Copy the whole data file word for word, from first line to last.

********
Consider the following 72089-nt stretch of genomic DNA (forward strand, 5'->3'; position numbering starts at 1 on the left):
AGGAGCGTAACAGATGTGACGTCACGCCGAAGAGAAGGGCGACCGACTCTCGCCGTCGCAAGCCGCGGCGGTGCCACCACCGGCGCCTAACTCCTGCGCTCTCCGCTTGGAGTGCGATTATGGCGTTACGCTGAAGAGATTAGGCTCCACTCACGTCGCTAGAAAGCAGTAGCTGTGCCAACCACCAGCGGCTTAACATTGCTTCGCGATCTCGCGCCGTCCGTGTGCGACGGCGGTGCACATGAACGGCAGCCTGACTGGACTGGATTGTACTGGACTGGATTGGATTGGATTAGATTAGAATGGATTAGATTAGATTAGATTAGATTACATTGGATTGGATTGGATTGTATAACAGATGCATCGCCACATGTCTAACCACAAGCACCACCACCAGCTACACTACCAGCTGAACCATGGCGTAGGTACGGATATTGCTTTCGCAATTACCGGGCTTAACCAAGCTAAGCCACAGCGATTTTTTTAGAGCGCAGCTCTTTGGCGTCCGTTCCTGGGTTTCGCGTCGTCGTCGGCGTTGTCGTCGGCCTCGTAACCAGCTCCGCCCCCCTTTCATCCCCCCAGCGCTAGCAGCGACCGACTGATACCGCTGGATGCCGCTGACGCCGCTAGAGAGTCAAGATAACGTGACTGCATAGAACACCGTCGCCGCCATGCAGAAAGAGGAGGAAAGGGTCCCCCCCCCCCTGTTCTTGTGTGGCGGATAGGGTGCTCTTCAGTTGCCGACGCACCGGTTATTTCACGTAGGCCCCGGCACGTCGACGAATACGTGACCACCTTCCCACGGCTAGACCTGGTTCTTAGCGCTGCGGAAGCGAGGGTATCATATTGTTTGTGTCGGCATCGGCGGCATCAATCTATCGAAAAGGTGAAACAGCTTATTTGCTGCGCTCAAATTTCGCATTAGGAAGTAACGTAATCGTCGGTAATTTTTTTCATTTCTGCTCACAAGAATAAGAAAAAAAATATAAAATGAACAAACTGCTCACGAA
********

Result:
Consider the following 72089-nt stretch of genomic DNA (forward strand, 5'->3'; position numbering starts at 1 on the left):
AGGAGCGTAACAGATGTGACGTCACGCCGAAGAGAAGGGCGACCGACTCTCGCCGTCGCAAGCCGCGGCGGTGCCACCACCGGCGCCTAACTCCTGCGCTCTCCGCTTGGAGTGCGATTATGGCGTTACGCTGAAGAGATTAGGCTCCACTCACGTCGCTAGAAAGCAGTAGCTGTGCCAACCACCAGCGGCTTAACATTGCTTCGCGATCTCGCGCCGTCCGTGTGCGACGGCGGTGCACATGAACGGCAGCCTGACTGGACTGGATTGTACTGGACTGGATTGGATTGGATTAGATTAGAATGGATTAGATTAGATTAGATTAGATTACATTGGATTGGATTGGATTGTATAACAGATGCATCGCCACATGTCTAACCACAAGCACCACCACCAGCTACACTACCAGCTGAACCATGGCGTAGGTACGGATATTGCTTTCGCAATTACCGGGCTTAACCAAGCTAAGCCACAGCGATTTTTTTAGAGCGCAGCTCTTTGGCGTCCGTTCCTGGGTTTCGCGTCGTCGTCGGCGTTGTCGTCGGCCTCGTAACCAGCTCCGCCCCCCTTTCATCCCCCCAGCGCTAGCAGCGACCGACTGATACCGCTGGATGCCGCTGACGCCGCTAGAGAGTCAAGATAACGTGACTGCATAGAACACCGTCGCCGCCATGCAGAAAGAGGAGGAAAGGGTCCCCCCCCCCCTGTTCTTGTGTGGCGGATAGGGTGCTCTTCAGTTGCCGACGCACCGGTTATTTCACGTAGGCCCCGGCACGTCGACGAATACGTGACCACCTTCCCACGGCTAGACCTGGTTCTTAGCGCTGCGGAAGCGAGGGTATCATATTGTTTGTGTCGGCATCGGCGGCATCAATCTATCGAAAAGGTGAAACAGCTTATTTGCTGCGCTCAAATTTCGCATTAGGAAGTAACGTAATCGTCGGTAATTTTTTTCATTTCTGCTCACAAGAATAAGAAAAAAAATATAAAATGAACAAACTGCTCACGAA